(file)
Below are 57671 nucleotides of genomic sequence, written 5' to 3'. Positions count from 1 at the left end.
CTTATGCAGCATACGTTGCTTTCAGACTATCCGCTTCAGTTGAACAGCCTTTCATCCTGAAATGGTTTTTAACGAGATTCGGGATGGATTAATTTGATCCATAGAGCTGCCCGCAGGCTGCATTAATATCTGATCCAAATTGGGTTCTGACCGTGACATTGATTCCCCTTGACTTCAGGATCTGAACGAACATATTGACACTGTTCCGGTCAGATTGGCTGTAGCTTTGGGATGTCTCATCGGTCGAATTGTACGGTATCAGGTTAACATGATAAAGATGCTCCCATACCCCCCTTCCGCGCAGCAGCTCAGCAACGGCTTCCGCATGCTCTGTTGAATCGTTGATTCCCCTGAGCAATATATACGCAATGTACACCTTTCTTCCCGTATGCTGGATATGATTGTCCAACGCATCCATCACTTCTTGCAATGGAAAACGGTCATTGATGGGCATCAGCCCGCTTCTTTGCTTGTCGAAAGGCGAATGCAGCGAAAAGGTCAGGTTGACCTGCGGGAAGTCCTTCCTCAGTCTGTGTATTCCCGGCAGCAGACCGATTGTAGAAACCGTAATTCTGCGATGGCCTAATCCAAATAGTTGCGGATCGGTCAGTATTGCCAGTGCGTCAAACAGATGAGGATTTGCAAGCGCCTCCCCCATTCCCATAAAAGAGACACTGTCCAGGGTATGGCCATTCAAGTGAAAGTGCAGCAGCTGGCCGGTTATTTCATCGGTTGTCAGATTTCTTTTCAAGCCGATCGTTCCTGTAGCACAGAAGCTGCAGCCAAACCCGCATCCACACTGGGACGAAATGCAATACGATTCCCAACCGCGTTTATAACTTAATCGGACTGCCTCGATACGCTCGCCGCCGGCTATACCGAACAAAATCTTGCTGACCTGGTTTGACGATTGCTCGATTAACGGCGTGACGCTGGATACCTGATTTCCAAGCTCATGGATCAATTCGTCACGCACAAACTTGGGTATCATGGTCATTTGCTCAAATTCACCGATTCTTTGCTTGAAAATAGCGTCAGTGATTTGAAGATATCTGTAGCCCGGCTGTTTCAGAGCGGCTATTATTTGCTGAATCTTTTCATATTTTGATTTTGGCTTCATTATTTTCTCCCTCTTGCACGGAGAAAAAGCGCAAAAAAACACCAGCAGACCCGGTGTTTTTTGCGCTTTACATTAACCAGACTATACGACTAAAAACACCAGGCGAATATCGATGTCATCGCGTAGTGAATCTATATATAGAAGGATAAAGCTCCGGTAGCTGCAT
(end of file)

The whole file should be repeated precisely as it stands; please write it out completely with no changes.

Below are 57671 nucleotides of genomic sequence, written 5' to 3'. Positions count from 1 at the left end.
CTTATGCAGCATACGTTGCTTTCAGACTATCCGCTTCAGTTGAACAGCCTTTCATCCTGAAATGGTTTTTAACGAGATTCGGGATGGATTAATTTGATCCATAGAGCTGCCCGCAGGCTGCATTAATATCTGATCCAAATTGGGTTCTGACCGTGACATTGATTCCCCTTGACTTCAGGATCTGAACGAACATATTGACACTGTTCCGGTCAGATTGGCTGTAGCTTTGGGATGTCTCATCGGTCGAATTGTACGGTATCAGGTTAACATGATAAAGATGCTCCCATACCCCCCTTCCGCGCAGCAGCTCAGCAACGGCTTCCGCATGCTCTGTTGAATCGTTGATTCCCCTGAGCAATATATACGCAATGTACACCTTTCTTCCCGTATGCTGGATATGATTGTCCAACGCATCCATCACTTCTTGCAATGGAAAACGGTCATTGATGGGCATCAGCCCGCTTCTTTGCTTGTCGAAAGGCGAATGCAGCGAAAAGGTCAGGTTGACCTGCGGGAAGTCCTTCCTCAGTCTGTGTATTCCCGGCAGCAGACCGATTGTAGAAACCGTAATTCTGCGATGGCCTAATCCAAATAGTTGCGGATCGGTCAGTATTGCCAGTGCGTCAAACAGATGAGGATTTGCAAGCGCCTCCCCCATTCCCATAAAAGAGACACTGTCCAGGGTATGGCCATTCAAGTGAAAGTGCAGCAGCTGGCCGGTTATTTCATCGGTTGTCAGATTTCTTTTCAAGCCGATCGTTCCTGTAGCACAGAAGCTGCAGCCAAACCCGCATCCACACTGGGACGAAATGCAATACGATTCCCAACCGCGTTTATAACTTAATCGGACTGCCTCGATACGCTCGCCGCCGGCTATACCGAACAAAATCTTGCTGACCTGGTTTGACGATTGCTCGATTAACGGCGTGACGCTGGATACCTGATTTCCAAGCTCATGGATCAATTCGTCACGCACAAACTTGGGTATCATGGTCATTTGCTCAAATTCACCGATTCTTTGCTTGAAAATAGCGTCAGTGATTTGAAGATATCTGTAGCCCGGCTGTTTCAGAGCGGCTATTATTTGCTGAATCTTTTCATATTTTGATTTTGGCTTCATTATTTTCTCCCTCTTGCACGGAGAAAAAGCGCAAAAAAACACCAGCAGACCCGGTGTTTTTTGCGCTTTACATTAACCAGACTATACGACTAAAAACACCAGGCGAATATCGATGTCATCGCGTAGTGAATCTATATATAGAAGGATAAAGCTCCGGTAGCTGCAT